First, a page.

Wouldn’t it be amazing if instead of getting fillings for your damaged teeth, you could just have new teeth? A team from Harvard has come up with a way of re-growing teeth. The potential is immense, if it gets developed and is harnessed to its fullest, we might soon witness fillings and dentures being phased out. It could even be used as groundwork for more regenerative approaches such as bone regeneration, wound healing and more.
The research has been published in the journal Science Translational Medicine. The process itself seems to be have taken out of a book of science fiction. The team made use of a low-power laser beam for triggering stem cells located in human mouth and encouraged them into forming dentin. Dentin is the bone-like tissue that is present underneath the tooth’s enamel and constitutes most of the tooth’s mass.
This news is groundbreaking because till now, the stem cells have been quite difficult to manipulate with precision. Alright, back up. What are stem cells? They are undifferentiated cells that possess the capability of transforming into different and more unique forms of cells. Yes, these are cells that can be transformed into various kinds of cells if only we knew how to do so and it seems that the team has managed to do just that. It doesn’t come as a surprise that scientists have been trying to make progress with these stem cells for repairing or replacing damaged tissues, however they haven’t been able to make much of a progress.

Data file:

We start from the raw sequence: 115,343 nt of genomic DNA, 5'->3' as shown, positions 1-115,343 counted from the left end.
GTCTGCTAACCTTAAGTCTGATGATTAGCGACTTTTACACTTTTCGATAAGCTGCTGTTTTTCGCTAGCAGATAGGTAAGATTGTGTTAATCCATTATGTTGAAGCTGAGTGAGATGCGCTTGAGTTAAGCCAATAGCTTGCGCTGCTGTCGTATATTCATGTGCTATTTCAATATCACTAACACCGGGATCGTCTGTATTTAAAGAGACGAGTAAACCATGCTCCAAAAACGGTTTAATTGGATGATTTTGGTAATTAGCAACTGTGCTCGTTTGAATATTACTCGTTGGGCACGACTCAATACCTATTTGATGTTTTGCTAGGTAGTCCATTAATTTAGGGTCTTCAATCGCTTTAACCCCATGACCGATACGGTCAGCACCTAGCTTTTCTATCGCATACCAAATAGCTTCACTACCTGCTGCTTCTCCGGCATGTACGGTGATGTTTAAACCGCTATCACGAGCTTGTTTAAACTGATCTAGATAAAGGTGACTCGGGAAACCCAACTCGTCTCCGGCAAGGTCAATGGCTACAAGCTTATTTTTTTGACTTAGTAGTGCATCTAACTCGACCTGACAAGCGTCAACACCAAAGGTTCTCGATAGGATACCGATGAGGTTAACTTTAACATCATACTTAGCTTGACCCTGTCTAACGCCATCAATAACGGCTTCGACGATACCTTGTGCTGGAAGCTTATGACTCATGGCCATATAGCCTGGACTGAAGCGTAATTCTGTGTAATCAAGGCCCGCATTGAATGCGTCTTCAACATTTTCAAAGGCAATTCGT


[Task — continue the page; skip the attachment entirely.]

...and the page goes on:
As mentioned earlier, the identification of the method that would transform these stem cells into particular cells has remained unknown for quite some time. The techniques that have been previously used relied on scientists removing the stem cells and then working with them in lab until they became the kind of cell that was required and were subsequently placed back into the body. The progress has been slow since these methods required time and were difficult.
The latest method based on lasers is faster and quite less invasive. The technique has been successful on multiple lab and animal models thus rendering itself quite promising. Let’s see where this amazing breakthrough takes us as a whole and what wonders are unlocked next.